Not only that, but headline writers are having a field day:
- “Now the bloody Canadians have a problem with the ads” (The Age)
- “Bloody Canadians reject hell of an ad” (again The Age)
- “What the bloody hell is wrong with these people?” (ABC Radio, talking about the rejection to the ads in the USA)
- “Now US objects to bloody ad” (Daily Telegraph)
- “Now the bloody Yanks are offended” (Sydney Morning Herald)
- “Bloody hell, now it’s the beer” (Border Mail)
- “Have a beer on Australia? No thanks, says Canada” (Reuters)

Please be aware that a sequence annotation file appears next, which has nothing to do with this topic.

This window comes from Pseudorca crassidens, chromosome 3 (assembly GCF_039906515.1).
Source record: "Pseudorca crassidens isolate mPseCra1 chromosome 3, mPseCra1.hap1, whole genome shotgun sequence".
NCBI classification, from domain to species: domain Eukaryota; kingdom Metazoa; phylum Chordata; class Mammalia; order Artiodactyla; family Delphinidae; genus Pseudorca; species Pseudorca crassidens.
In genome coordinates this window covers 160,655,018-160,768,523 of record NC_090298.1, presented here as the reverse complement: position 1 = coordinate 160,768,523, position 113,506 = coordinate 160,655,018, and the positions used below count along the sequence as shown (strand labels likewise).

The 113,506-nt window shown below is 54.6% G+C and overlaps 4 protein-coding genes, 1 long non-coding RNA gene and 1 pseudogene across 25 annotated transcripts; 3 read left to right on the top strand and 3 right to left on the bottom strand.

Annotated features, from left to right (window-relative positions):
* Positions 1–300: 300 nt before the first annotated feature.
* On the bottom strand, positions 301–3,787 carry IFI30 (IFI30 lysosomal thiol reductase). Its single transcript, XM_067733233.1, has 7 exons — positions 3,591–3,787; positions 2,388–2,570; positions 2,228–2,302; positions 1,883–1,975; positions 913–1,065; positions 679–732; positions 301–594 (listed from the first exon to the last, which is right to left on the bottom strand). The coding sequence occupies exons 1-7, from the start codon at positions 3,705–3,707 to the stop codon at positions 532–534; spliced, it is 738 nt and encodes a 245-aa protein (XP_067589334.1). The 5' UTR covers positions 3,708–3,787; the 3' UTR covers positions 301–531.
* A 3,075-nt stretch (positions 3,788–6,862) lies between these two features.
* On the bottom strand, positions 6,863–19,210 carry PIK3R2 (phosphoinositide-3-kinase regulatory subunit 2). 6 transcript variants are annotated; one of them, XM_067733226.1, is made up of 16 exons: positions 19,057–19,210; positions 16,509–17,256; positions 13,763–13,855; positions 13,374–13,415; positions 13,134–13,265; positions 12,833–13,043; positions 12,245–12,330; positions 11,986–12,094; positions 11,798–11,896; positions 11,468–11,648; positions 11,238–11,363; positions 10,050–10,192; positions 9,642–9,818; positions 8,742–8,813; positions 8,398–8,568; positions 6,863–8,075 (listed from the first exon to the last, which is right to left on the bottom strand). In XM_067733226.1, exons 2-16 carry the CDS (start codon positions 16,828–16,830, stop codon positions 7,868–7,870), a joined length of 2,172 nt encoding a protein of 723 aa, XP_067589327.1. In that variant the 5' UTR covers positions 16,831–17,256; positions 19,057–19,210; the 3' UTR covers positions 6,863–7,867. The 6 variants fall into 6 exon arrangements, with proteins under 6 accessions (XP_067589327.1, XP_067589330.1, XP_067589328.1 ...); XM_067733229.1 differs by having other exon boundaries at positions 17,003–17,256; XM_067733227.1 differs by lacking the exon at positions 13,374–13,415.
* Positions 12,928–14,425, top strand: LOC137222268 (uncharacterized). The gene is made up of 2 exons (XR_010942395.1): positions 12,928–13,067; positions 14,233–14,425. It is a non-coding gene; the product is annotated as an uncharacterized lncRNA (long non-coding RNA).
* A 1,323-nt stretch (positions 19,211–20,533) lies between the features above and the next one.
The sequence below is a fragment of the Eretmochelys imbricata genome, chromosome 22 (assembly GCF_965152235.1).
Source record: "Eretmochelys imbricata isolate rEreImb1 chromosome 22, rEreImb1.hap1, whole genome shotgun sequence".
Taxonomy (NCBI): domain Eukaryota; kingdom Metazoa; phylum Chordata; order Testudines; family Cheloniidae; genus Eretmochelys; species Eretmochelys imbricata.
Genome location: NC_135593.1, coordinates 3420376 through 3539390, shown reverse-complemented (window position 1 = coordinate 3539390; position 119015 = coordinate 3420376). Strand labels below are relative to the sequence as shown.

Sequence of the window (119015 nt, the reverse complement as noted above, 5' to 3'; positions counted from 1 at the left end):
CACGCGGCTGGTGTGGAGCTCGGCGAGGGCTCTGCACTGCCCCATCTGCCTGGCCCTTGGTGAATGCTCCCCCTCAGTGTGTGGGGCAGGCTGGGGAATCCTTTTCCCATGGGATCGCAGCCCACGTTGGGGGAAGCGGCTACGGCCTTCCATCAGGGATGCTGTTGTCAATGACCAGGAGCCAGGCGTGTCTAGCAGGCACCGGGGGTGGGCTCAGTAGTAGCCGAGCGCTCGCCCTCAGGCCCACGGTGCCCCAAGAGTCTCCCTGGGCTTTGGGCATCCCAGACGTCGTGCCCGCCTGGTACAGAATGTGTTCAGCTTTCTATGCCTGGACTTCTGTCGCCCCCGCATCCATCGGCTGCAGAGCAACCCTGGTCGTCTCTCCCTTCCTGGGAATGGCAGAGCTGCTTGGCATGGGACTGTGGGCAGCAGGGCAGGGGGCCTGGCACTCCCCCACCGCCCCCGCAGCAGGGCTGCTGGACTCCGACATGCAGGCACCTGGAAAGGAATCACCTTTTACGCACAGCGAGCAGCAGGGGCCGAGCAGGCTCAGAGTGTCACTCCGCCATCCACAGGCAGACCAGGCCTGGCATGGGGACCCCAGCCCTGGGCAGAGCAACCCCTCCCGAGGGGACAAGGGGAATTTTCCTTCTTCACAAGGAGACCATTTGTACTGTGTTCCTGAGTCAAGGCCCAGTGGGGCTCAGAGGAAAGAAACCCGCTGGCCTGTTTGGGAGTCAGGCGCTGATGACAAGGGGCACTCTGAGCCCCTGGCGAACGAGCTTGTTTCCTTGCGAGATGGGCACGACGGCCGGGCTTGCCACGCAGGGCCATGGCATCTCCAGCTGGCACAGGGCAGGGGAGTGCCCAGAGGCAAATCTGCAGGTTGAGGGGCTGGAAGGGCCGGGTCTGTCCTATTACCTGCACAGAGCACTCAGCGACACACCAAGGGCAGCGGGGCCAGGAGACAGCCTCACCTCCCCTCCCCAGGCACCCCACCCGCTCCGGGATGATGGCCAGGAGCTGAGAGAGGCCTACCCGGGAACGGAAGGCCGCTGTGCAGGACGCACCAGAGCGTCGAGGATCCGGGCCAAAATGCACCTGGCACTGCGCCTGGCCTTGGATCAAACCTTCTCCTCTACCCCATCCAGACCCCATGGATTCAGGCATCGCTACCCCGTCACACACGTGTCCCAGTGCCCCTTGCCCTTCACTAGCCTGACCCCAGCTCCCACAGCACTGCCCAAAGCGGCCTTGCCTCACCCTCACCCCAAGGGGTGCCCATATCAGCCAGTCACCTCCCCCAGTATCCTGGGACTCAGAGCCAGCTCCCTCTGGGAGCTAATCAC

- “Hell, now Canada has problem with ‘bloody’ ad” (ABC)
For those keeping track: the UK objected to “bloody”; Canada to “hell” and, curiously enough, to the beer; and family groups in the US complained about “bloody” (“it’s foreign to us and, therefore, offensive”), “hell” and to the girl in a bikini.
PETA is expected to complain any day now about the reference to shampooing the camels.